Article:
Arguing in Circles

Via Brian Beutler, Reuel Marc Gerecht wonders: "Do thoughtful Democrats really believe that the Middle East, America's long fight against Sunni jihadism, and our standing in the world against potential aggressors and bullies will be improved by a precipitous and mandated departure from Mesopotamia?" I was tempted initially to give this a defiant yes, I do! but the truth is that I don't, of course, think a "precipitous" departure from Mesopotamia is a good idea. Were the country run by reasonable people, I would think something like this would happen:

  • President informs Pentagon that we need to withdraw our troops from Iraq, and they need to study the question of what's the best way to do this quickly but safely.

  • Based on the feedback POTUS gets about what's feasible to do in a safe manner, he picks a target date.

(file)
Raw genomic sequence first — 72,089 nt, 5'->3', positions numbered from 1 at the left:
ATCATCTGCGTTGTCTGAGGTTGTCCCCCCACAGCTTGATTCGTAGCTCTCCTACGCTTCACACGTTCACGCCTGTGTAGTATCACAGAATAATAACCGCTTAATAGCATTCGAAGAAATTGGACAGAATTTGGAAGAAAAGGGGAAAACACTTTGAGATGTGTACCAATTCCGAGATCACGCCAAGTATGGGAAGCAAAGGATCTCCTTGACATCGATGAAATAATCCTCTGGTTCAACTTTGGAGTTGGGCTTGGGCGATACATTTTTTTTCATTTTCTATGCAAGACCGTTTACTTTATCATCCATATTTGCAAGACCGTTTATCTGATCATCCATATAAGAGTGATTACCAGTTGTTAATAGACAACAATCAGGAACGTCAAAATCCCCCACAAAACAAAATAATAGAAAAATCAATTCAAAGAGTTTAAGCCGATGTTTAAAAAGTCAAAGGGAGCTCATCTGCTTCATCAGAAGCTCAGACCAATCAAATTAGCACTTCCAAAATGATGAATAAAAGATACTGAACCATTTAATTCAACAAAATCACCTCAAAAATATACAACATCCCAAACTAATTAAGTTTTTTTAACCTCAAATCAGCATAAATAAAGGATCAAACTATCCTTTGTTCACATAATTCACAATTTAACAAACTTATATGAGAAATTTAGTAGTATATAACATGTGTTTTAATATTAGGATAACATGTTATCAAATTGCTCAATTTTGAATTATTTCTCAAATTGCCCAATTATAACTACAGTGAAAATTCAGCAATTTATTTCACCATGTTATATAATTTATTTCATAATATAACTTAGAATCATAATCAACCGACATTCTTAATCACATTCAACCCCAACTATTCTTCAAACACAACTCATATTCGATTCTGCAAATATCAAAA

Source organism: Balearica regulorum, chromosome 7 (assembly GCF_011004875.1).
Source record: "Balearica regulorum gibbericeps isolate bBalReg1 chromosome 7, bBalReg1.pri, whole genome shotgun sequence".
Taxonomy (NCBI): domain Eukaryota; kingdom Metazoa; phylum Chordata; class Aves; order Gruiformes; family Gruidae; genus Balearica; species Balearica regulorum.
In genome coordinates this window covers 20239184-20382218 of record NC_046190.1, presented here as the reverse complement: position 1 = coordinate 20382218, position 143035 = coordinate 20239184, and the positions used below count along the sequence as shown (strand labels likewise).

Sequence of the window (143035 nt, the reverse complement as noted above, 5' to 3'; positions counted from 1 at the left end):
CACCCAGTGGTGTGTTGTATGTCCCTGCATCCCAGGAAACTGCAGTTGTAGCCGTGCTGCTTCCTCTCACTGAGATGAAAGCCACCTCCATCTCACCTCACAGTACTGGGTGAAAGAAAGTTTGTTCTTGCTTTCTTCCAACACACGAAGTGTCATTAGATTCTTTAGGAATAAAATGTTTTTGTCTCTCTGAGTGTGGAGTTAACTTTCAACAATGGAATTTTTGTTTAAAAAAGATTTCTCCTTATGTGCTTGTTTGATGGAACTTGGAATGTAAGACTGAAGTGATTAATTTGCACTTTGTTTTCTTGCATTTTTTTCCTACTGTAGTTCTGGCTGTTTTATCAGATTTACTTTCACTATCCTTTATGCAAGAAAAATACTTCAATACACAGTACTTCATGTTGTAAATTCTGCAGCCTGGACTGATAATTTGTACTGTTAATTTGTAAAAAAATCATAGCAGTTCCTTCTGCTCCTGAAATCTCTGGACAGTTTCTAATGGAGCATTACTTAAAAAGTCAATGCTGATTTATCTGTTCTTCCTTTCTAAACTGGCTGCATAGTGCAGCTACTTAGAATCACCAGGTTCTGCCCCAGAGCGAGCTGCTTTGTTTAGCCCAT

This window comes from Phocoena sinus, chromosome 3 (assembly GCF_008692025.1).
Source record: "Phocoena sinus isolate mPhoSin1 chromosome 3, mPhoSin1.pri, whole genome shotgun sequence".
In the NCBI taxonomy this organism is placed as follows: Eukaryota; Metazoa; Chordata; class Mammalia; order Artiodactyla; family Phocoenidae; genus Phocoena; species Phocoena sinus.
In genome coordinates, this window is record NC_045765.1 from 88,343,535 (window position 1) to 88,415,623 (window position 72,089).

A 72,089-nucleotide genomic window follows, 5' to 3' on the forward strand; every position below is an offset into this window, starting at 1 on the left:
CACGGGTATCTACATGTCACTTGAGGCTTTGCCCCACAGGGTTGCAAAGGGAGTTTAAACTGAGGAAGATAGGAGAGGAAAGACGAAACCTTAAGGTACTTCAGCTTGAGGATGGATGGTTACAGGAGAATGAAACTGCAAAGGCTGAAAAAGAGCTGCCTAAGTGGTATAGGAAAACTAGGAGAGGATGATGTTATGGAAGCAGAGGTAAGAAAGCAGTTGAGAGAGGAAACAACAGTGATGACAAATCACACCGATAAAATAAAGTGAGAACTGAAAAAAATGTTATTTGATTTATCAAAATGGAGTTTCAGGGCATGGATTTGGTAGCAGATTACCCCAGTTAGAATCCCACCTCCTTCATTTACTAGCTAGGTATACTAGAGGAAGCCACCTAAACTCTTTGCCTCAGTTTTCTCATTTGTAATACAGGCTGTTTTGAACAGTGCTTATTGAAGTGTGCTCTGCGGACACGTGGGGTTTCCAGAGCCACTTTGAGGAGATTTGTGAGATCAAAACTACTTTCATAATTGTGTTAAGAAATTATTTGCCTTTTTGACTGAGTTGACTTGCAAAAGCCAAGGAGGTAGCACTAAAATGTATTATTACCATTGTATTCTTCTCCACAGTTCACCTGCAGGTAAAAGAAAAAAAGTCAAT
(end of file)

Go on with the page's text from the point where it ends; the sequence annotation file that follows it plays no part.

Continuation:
• With a provisional date chosen, POTUS shares his thinking with key partners in the British and Iraqi governments, and concedes to minor alterations in the schedule if said partners have strong feelings about the desirability of small changes.

  • The plan is announced at some public gathering with representatives of the Iraq, American, British, and other coalition governments.

The trouble is that the country isn't being run by sensible people so the sensible thing can't happen. Instead, since we have some sensible people in congress, they're trying to do what congress can do. Congressional Iraq plans, meanwhile, have an air of arbitrariness about them since congress isn't staffed properly to assess the relevant operational issues. And the administration won't let the military do any planning for withdrawal. So, naturally, Democrats are left with non-optimal proposals to put forward. And this is then used as a reason to support the very administration whose terrible policy are forcing us into this corner in the first place.